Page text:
Tantra advises: Jump into your environment without the least hesitation. Don’t be afraid. Fear will leave you step by step. Tomorrow you will not be as fearful as you are today, the day after you will be even less fearful, and ten days from now you’ll notice that you are completely fearless. (“Fundamental Difference”)
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In 1967 in Allahabad Shrii Shrii Ánandamúrti gave an important discourse on Tantra which was not recorded or fully transcribed at the time. Fortunately one of Ánandamúrtijii’s disciples is confident of having retained a clear memory of it, and has transmitted the main ideas in an article written in 1991. (A fellow disciple who attended the same discourse took some notes which corroborate the basic content of the article.) Because of its deep relevance to the topic of Tantric History, covered in Part 3 of this volume, it deserves to be mentioned here:
"Tantra, though a singular science, developed into five branches during the Paoráńik period of Indian history.…
According to the Shaeva Cult.… Human beings should direct all the expressions of their life towards the inner world and finally merge into the Supreme Cognition.
Viśńu is the Entity that pervades each and every thing of this universe.… [So the Vaeśńava Cult is] the cult of divine love.…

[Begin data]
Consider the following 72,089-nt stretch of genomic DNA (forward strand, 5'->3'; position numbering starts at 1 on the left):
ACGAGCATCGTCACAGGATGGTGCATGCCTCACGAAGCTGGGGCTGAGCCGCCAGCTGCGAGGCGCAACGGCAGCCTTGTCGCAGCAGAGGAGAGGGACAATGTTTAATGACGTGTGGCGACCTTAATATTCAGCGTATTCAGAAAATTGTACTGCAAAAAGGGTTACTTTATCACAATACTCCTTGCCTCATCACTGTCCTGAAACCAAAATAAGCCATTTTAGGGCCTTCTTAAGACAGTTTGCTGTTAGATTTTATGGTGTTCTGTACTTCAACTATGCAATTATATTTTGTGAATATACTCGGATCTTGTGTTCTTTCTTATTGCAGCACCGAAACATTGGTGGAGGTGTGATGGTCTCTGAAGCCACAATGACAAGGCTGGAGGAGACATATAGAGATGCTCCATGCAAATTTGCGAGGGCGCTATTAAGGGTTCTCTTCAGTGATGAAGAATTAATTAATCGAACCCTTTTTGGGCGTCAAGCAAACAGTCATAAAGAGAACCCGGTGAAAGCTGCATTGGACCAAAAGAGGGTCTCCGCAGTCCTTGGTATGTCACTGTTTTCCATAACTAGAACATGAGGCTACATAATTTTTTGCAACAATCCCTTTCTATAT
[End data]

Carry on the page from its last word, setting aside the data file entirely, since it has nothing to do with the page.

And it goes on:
The Shakti Cult lays great stress on the attainment of power and its judicious application.…
Gańesha or Gańapati… is the deification of the leader of the tribe in ancient times. The head and trunk of an elephant placed on his torso signify a warrior society led by the strong and sturdy leader of the tribe.… When the ancient custom of group leadership was converted into a cult during the Paoráńik age, the idea was adopted that the group leader was the leader of the universe.
The Saora Cult.… like the sun which is the nucleus of our solar system.… God is the Supreme Nucleus of this entire creation.… All the units revolve around Him. Salvation is possible only when the unit consciousness merges into Him.…
Shrii Shrii Ánandamúrti.… synthesized the Paiṋca Tantra [the above five well-known schools of Tantra] into a singular cult by including the salient features of all of them.… Ánanda Márga is a spiritual cult where the goal is the attainment of Supreme Cognition. In this respect it is Shaeva; but to attain this spiritual rank one needs psychic and spiritual strength for which proper sádhaná is required. So in practice it is Shákta.… The Vaeśńava Cult teaches us how to live in joy and peace with the entire creation. Hence in society one must be a Vaeśńava.… Saora Tantra teaches the secret of introverting the extroverted energies leading towards the Supreme Hub.… Collective life [must be] systematised, regulated and directed towards the Supreme Goal.… Gáńapatya Tantra [in which the Supreme is personified as a divinized tribal leader] is devised to achieve this objective." -Shrii Shrii A'nandamu'rti
Shrii Shrii Ánandamúrti often spoke of having modified Tantra “to suit the needs of the modern era”. He furthermore elaborated the philosophy of Tantra along lines which had previously been little developed.
Ác. Vijayánanda Avt.
Ác. Acyutánanda Avt.
(1)- Meditation technique thaught to mostly sannyasis and some laypersons practising higher Tantra sadhana. General lay persons can practice sadhana in the comforts of their homes and are not required to perform the type of sadhana in the burial grounds .